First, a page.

Access All Areas

Keyboard AccessOften, it takes me a while to warm up to software features that more savvy users begin taking advantage of as soon as a publisher unleashes them. Case in point: I’ve been running Mac OS X for over two years and Panther practically since the first weekend it was launched, but it’s only been in the past few weeks that I’ve been using the operating system’s improved Full Keyboard Access feature.

This addition to Mac OS X 10.3.x allows users to control just about anything you can click on with a mouse by using only the keyboard. It’s something that Windows has had for a long, long time, and in spite of my frequent dismissive remarks about that OS, this is one area where Microsoft has a long usability lead; Apple is a latecomer and it shows.

Apple Keyboard

Playing Catch Up

To be sure, I’m delighted that it’s now possible to select any of the items from an application’s menu bar, e.g., File, Edit, View, etc., with just a touch of the keyboard. It makes one-handed operation of the computer much easier, and it often eliminates the need to switch to a mousing device, which is a big help to me since I use a Wacom tablet.

But I’ve been struggling to integrate it with my workflow smoothly. To begin with, the default method of invoking access to the menu bar — control-shift-F1 — is convoluted enough on my desktop Macintosh. But on my PowerBook, I must also add the Fn key in order to modify the F1 key so that it, er, functions like an F1 key. Apple should have made this feature as readily apparent as the Windows key, which is one of the clearest, smartest things that Microsoft ever did in conferring power-user level control to beginning users.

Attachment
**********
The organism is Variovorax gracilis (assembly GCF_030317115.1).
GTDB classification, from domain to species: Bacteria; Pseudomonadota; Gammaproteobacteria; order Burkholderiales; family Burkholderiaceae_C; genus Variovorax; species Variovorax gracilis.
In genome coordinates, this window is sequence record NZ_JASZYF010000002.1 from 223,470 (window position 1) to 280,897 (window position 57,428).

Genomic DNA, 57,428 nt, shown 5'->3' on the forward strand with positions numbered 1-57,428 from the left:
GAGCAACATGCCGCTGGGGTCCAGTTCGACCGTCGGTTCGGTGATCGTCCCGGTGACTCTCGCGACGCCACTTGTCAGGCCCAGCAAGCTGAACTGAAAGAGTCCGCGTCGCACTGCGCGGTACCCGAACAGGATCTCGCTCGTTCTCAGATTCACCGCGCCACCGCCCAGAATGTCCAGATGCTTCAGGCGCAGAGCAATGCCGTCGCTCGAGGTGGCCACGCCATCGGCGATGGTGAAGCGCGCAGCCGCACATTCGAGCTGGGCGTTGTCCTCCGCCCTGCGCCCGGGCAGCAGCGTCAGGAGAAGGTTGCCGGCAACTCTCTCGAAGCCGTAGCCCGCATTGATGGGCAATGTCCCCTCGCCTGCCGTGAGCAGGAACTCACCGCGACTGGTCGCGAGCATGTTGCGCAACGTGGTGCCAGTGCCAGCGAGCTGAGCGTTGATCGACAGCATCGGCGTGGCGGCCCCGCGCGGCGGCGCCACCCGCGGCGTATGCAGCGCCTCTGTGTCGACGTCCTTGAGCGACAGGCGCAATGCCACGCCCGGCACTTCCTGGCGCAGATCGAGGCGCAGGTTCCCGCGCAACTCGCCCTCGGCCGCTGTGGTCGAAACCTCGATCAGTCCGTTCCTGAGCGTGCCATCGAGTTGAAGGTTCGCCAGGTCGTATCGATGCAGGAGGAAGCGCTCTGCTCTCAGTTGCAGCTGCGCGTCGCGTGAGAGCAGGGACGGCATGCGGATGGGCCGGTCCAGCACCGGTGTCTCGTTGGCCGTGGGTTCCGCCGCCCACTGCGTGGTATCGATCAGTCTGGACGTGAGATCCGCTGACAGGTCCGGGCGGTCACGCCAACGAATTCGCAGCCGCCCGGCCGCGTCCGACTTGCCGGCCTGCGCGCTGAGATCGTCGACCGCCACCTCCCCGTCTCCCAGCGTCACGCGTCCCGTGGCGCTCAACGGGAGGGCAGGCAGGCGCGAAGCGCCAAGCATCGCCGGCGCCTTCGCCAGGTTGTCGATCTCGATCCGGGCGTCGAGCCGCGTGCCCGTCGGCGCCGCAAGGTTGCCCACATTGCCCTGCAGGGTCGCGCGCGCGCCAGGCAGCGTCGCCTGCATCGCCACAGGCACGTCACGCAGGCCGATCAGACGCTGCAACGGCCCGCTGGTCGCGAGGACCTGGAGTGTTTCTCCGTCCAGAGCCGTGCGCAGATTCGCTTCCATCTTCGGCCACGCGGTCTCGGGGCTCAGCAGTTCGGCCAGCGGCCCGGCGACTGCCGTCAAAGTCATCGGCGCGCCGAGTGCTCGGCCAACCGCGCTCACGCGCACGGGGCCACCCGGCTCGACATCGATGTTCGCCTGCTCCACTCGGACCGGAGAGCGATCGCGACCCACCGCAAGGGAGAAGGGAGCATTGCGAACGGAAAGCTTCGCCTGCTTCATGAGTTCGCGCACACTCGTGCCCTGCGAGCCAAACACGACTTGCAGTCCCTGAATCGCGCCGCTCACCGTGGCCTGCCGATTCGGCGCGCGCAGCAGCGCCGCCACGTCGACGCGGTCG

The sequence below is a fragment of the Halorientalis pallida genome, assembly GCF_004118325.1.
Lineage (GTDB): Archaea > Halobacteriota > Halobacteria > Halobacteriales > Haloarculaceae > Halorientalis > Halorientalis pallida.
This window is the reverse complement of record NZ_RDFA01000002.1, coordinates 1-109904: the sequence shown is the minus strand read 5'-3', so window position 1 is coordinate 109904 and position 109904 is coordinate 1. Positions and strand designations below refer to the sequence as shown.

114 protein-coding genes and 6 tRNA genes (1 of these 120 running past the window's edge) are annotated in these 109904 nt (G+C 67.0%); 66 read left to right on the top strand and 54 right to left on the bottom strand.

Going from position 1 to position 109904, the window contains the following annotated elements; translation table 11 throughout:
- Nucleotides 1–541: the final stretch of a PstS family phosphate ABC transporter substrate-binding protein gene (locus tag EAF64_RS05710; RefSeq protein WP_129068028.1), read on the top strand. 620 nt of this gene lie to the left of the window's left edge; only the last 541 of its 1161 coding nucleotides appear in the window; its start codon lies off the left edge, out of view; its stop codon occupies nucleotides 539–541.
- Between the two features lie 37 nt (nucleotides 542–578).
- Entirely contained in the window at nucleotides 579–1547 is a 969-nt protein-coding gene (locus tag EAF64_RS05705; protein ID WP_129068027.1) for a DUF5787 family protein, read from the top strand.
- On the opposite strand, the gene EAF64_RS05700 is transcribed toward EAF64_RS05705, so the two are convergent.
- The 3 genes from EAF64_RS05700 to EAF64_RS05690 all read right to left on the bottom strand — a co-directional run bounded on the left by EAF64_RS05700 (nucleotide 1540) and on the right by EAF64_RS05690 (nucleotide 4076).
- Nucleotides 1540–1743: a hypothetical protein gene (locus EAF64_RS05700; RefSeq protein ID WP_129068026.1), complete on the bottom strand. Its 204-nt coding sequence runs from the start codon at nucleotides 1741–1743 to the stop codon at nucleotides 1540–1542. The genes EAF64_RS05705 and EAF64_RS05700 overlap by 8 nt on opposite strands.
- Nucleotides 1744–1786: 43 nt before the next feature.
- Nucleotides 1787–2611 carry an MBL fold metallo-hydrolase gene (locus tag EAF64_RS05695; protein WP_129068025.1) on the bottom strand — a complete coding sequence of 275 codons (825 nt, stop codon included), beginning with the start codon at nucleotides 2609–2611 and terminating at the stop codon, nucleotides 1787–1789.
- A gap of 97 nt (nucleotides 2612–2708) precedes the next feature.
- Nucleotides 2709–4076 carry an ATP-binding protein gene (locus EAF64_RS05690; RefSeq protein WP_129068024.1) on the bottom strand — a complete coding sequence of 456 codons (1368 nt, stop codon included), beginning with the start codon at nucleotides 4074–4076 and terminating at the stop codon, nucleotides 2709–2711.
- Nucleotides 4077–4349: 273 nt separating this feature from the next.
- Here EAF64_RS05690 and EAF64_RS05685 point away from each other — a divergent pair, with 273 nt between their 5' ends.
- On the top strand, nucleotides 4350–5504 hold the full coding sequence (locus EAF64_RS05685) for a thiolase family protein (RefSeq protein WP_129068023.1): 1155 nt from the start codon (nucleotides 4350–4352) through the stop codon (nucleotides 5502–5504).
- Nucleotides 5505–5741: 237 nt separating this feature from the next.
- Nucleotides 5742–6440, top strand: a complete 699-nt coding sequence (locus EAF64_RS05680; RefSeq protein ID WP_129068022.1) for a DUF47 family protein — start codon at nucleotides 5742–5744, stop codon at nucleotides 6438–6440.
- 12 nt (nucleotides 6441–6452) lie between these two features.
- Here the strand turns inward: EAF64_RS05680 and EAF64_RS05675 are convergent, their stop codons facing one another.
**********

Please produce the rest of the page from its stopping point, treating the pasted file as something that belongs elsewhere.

Windows users also benefit from having had this feature widely available in the operating system’s APIs for much longer. Thanks to the way Mac OS X is structured, there’s some level of keyboard access in most all applications, so one can count on, at least, being able to navigate a program’s menu items via keyboard. But few applications outside of Apple’s own have yet integrated the feature fully. So I can invoke a menu item that calls up a dialog box, for example, but I still can’t manipulate the menu item’s radio buttons, pull-down menus or check boxes. This is sure to improve with time, but it’s frustrating to me to still be behind the curve in this major area of usability.



  1. In case you haven’t seen it, the latest version of Panther has an Fn switch option, that lets you access the F-keys by just pressing them, and makes you press the fn key to adjust brightness, volume, etc (which is the way it should be).

  2. I read about that Fn switch option and even found it once, but when I went to look for it recently, I couldn’t recall where it was — I wasn’t looking that hard, though. Still, I actually like the way the Fn keys work by default, i.e. they control screen brightness and volume rather than acting like Fn keys, since I rarely use F1, F2 etc. Or at least, I like having hardware buttons to control those hardware functions.

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